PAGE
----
So things have been quiet on the harm reduction front lately. There was some talk of drug testing at festivals, which came to nothing, but at least the HSE has started a campaign to reduce the risk of using illegal drugs.
That’s Brian from the Magic Roundabout, isn’t it? They couldn’t have chosen a better mascot for this campaign in fairness. Good work by the HSE here.
On the tobacco harm reduction side of things, not so much. The prevailing attitude seems to be harm reduction is not for smokers, those fools can quit or die, either way, we don’t care.
Yes, that may seem harsh. I mean my assessment of public health policy. Public Health Policy toward smokers is actually harsh.
There’s been some coverage of the FDA’s outrageous removal of Juul from the market and our tobacco-concerned fellows felt they should be heard about this. Seizing the opportunity to comment further on vaping they decided the best thing was to welcome the removal of Juul and call for the removal of all disposable vapes from the Irish market. Yes, they did think Juul was a disposable device. The article in the Journal had described it as such, though within 3 hours they had miscorrected this to semi-disposable. I guess someone tried to point out the error and I would guess it wasn’t the Heart Foundation.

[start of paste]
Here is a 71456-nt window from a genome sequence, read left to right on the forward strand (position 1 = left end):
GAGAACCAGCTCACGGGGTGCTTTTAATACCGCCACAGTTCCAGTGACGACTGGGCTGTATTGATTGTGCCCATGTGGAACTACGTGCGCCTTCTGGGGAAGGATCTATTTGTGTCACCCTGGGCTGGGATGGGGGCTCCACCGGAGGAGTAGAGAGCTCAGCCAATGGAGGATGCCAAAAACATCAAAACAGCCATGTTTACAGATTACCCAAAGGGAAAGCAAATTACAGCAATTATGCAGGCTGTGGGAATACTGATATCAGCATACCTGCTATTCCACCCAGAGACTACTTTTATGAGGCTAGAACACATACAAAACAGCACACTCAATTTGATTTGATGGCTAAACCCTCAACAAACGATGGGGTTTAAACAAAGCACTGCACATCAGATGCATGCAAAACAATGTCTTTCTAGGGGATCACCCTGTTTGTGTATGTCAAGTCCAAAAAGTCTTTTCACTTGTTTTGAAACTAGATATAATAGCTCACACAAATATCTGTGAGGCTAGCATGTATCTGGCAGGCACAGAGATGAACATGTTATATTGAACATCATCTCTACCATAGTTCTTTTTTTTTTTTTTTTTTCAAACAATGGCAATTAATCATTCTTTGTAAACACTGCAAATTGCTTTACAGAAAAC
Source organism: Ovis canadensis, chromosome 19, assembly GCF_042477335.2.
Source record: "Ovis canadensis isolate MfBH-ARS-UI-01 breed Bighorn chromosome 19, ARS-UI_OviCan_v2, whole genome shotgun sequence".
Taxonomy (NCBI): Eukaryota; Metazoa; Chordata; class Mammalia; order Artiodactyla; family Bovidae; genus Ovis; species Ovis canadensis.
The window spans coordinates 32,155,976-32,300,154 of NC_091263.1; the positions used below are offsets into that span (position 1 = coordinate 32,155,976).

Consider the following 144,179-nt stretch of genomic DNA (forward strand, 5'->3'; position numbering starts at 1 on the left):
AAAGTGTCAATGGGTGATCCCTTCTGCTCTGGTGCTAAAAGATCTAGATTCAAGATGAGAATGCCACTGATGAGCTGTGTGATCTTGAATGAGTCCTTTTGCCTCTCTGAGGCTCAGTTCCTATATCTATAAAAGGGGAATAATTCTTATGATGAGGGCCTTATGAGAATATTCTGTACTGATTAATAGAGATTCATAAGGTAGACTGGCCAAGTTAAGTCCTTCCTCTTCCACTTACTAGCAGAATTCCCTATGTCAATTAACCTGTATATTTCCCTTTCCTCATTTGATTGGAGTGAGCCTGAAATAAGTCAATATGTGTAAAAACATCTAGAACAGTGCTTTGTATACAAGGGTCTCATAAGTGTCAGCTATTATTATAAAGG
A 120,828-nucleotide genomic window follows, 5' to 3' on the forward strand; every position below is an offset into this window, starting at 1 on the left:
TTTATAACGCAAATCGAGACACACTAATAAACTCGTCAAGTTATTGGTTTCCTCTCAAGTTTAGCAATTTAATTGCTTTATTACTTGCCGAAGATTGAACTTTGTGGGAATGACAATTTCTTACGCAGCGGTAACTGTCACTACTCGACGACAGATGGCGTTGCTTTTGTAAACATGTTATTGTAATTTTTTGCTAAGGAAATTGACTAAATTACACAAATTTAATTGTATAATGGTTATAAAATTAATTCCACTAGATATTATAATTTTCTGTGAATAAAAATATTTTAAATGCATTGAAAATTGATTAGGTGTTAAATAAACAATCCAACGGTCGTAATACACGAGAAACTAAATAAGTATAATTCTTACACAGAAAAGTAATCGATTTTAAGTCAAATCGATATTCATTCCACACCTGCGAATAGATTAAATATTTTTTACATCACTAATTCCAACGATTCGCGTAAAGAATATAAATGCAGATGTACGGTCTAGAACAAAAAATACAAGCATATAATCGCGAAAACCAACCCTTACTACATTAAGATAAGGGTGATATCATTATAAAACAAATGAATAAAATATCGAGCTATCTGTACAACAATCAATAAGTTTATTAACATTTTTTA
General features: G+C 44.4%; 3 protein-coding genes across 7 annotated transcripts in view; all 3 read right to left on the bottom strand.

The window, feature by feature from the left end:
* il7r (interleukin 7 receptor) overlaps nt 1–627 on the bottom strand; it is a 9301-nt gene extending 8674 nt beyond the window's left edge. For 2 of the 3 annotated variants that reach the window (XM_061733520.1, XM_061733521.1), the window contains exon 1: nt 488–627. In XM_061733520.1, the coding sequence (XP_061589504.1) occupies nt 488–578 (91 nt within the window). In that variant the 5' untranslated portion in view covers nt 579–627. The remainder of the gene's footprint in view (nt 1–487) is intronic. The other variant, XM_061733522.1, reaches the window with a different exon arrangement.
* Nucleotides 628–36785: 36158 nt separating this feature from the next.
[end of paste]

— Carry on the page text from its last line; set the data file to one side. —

Edit; since writing this they have changed it again to acknowledge that Juul is in fact not a disposable at all. Working on the fly is hard, right guys?. The original text is still on this news gatherer site; Newsbreezer
Nor did they mention that Juul is not available on the Irish market, they came and went ages ago, so I don’t know how this concerns the IHF. (Again I have to wonder where is ASH Ireland? Isn’t this their bailiwick?)
Disposable vapes will ‘get a whole new generation of people addicted to nicotine ‘, expert warns.
Professor Colin O’Gara at UCD School of Medicine is head of addiction services at St John of God’s Hospital and has a Ph.D. in genetic influences on smoking cessation. I went down the rabbit hole of ‘genetic influences on smoking cessation ‘ and it looked to me like a good argument for the wide availability of safer nicotine products. Though for some reason the whole field is based on achieving nicotine abstinence to reduce smoking, it hasn’t occurred to them that as all the articles say right at the start, ” smoking is still the main cause of x y and z” or some variation thereof, that maybe removing the smoke and leaving people to access to nicotine would remove the harms, avoid the costs of pharmacopeia intervention and save them the work of figuring out which genes to nuke with chemicals to get people to the nirvana of smoke-free. They could study which genes are involved at their leisure as it’s an interesting avenue to explore but while smoking kills so many people, perhaps we should address the smoking part with greater urgency.
O’Gara’s work in addiction has shown him the benefits of vaping for long-term smokers and he insists that the issue isn’t black and white.